Myquillyn (18:43.894)

I’m dead.

Kathi (18:56.858)

And I love that you’re taking stock. And this is so true in our cluttery communities. We always talk about, we declutter and then it just gets to look like that again. But here’s the thing, once you get the stuff out of your house, you never ever have to deal with that book or piece of furniture or piece of clothing ever again for the rest of your life. You may have to deal on what you’re bringing into the house but look at what you’ve done.

And we’re so proud when our kids do something, we need to also recognize ourselves for the accomplishments we’re doing. Because let’s be honest, some of these projects are hard and they take big grownup decision making that is sometimes, and you’ve saved money to do things. And if you’ve brought in outside help, that doesn’t always go the way, and you have to negotiate with the people you live with. And so anytime you accomplish something, it is…

It is a win. And guys, if you are ready to, especially if you’ve done some decluttering, I really think one of the best things you can do for yourself, and I know I learned this term from you, after you’ve quieted your house, you can take a look around and say, is there something that I want to do? Because now that my house isn’t screaming clutter at me, it can reveal its personality. It can reveal who it is.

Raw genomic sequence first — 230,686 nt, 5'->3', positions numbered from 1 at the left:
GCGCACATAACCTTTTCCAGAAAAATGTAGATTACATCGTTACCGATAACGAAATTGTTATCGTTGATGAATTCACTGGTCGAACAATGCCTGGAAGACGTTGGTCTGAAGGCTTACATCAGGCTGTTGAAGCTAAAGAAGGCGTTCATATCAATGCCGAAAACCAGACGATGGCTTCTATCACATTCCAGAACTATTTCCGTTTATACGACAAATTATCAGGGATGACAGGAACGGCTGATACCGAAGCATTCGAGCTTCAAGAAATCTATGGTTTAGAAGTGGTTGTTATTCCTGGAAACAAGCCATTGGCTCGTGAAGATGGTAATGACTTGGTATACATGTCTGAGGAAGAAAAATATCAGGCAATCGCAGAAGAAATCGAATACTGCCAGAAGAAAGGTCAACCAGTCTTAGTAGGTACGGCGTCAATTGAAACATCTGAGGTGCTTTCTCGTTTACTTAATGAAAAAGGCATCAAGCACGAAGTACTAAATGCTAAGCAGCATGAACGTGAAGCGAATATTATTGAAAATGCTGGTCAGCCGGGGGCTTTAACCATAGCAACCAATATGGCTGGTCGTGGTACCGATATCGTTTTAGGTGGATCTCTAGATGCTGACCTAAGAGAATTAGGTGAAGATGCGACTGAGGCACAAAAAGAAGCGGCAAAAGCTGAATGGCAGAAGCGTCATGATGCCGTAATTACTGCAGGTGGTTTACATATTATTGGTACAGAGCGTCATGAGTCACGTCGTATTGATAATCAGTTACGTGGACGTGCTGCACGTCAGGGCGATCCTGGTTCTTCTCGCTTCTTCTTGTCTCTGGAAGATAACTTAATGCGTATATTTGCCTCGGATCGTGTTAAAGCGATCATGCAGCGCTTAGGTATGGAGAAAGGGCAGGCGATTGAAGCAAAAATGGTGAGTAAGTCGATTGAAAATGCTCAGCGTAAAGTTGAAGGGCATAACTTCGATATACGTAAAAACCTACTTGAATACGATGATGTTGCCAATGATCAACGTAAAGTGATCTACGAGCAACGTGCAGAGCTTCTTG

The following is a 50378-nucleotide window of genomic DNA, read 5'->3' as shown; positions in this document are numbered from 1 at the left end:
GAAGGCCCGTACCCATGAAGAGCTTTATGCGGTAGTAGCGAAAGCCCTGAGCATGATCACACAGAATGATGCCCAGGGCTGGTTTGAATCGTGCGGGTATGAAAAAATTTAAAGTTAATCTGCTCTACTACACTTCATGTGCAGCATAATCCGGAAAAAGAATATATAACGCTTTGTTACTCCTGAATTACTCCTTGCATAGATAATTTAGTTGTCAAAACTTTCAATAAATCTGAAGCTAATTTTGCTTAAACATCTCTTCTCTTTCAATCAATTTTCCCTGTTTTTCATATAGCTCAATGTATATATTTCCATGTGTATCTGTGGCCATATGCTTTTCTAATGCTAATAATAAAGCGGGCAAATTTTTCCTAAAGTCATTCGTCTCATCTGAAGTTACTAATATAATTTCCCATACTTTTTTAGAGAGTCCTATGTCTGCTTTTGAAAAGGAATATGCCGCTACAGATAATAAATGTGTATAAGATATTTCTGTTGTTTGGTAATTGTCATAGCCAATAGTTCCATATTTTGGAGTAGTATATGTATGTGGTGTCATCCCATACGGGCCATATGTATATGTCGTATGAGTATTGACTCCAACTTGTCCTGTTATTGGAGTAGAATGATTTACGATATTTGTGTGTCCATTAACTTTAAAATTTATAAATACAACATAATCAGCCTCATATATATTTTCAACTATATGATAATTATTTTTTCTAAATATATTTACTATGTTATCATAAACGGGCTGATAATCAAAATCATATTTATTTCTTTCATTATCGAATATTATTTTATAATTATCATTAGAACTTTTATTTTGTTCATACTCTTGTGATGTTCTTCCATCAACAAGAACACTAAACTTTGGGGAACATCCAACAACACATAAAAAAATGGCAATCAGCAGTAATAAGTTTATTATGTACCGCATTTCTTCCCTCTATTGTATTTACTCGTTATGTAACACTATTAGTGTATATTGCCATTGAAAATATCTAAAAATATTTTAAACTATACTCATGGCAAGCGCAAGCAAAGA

And guys, I’m just gonna really encourage you. Take a look at this book, House Rules, How to Decorate for Every Home, Style, and Budget. Myquillyn this is, I get so inspired when I spend time with you. Thank you so much for your time and your wisdom today.

Myquillyn (20:37.341)

Oh, Kathi, you are so dear. You could, you know all of this. You don’t even need me. Like you are beyond. So I just, so happy to know you and man, you are so wise.

Kathi (20:49.758)

Okay, even if that was true, here’s what you do. You help me be brave. You help me not get, I think so many of us who deal with clutter are such, we’re perfectionists in such hard ways. We don’t do anything until we know we can do it 100%. And you’ve given me permission to say, even if I think I can do it, I should try. I’m probably not gonna burn the house down. I probably am not going to have to repaint the whole room. And…

You know, maybe some $20 decisions are okay to take a flyer on. So I know a lot of what you teach, but you helped me be brave to enact it. And that’s what I want for everybody in my community. So thank you. Thank you, friend.

Myquillyn (21:36.749)

Oh, happy to be here. Thank you.

Kathi (21:39.69)

And friends, thank you for being here. You are the best part of us gathering each week. You’ve been listening to Clutter Free Academy. I’m Kathi Lipp. Now, go create the clutter free life you’ve always wanted to live.

#613 5 Steps to Unstuff Your House

#613 5 Steps to Unstuff Your House

613 – 5 Steps to Unstuff Your House

Are you feeling trapped in a home overstuffed with, well, STUFF? You’re not alone! In the latest episode of Clutter Free Academy, Kathi teams up with Tenneil Register, an incredible mom who mastered the art of living clutter free – even in the tight quarters of a fixer-upper with a blended family of seven! Tune in for their tips on:

  • Making your house a home instead of a storage unit
  • Using things you love as creative storage solutions